A Literary Lion

Kenneth Rexroth (1905-1982) may well be the greatest unread writer America has ever produced, and certainly among the most influential. Much postwar nonacademic poetry owes its origins, its way of perceiving the world as an object of lyrical meditation, and its fluid idiom to standards Rexroth set in such major works as "The Homestead Called Damascus" and "The Phoenix and the Turtle." Many contemporary poets, among them Gary Snyder, Allen Ginsberg, and Wendell Berry, figure as his direct descendants.

As much as Ezra Pound and T.S. Eliot, Rexroth helped revive an interest in classical literature and Chinese and Japanese poetry, and his translations, notably One Hundred Poems from the Chinese and Poems from the Greek Anthology, remain standards in their respective fields. Rexroth informed any number of social movements as well, from the Industrial Workers of the World to the antiwar activism of the 1960's and 1970's, and he lived the defiantly unfettered life of an anarchist artist, first in the bohemian Greenwich Village and Chicago of the 1920's and 30's, and later in San Francisco.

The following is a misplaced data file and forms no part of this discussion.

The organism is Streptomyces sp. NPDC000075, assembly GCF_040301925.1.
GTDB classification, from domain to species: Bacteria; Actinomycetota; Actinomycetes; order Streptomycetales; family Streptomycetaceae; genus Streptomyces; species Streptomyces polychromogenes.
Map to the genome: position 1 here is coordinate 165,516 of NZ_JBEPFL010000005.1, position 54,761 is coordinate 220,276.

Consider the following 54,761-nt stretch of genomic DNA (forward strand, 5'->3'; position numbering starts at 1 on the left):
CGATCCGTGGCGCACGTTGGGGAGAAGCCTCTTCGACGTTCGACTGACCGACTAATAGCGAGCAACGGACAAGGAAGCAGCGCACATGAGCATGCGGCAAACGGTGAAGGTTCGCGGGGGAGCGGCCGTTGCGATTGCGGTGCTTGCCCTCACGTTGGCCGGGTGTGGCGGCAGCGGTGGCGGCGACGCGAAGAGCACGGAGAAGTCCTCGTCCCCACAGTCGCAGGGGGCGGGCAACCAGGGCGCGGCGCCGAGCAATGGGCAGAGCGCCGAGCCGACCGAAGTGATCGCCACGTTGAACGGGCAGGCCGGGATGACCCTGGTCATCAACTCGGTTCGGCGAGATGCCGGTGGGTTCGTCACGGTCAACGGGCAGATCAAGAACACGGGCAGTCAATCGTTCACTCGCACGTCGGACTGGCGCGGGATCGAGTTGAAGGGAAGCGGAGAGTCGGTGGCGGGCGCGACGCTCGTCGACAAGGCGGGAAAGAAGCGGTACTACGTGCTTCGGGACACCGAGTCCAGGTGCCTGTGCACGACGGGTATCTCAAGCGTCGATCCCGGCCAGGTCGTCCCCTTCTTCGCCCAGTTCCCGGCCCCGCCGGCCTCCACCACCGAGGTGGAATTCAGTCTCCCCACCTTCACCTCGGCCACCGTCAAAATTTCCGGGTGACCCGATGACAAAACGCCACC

Although he is inarguably central to 20th-century American literary and intellectual history, Kenneth Rexroth's life and work remain little known. Like his near-contemporary and peer Edmund Wilson, he is only occasionally taught in the academy, and the critical and biographical work devoted...

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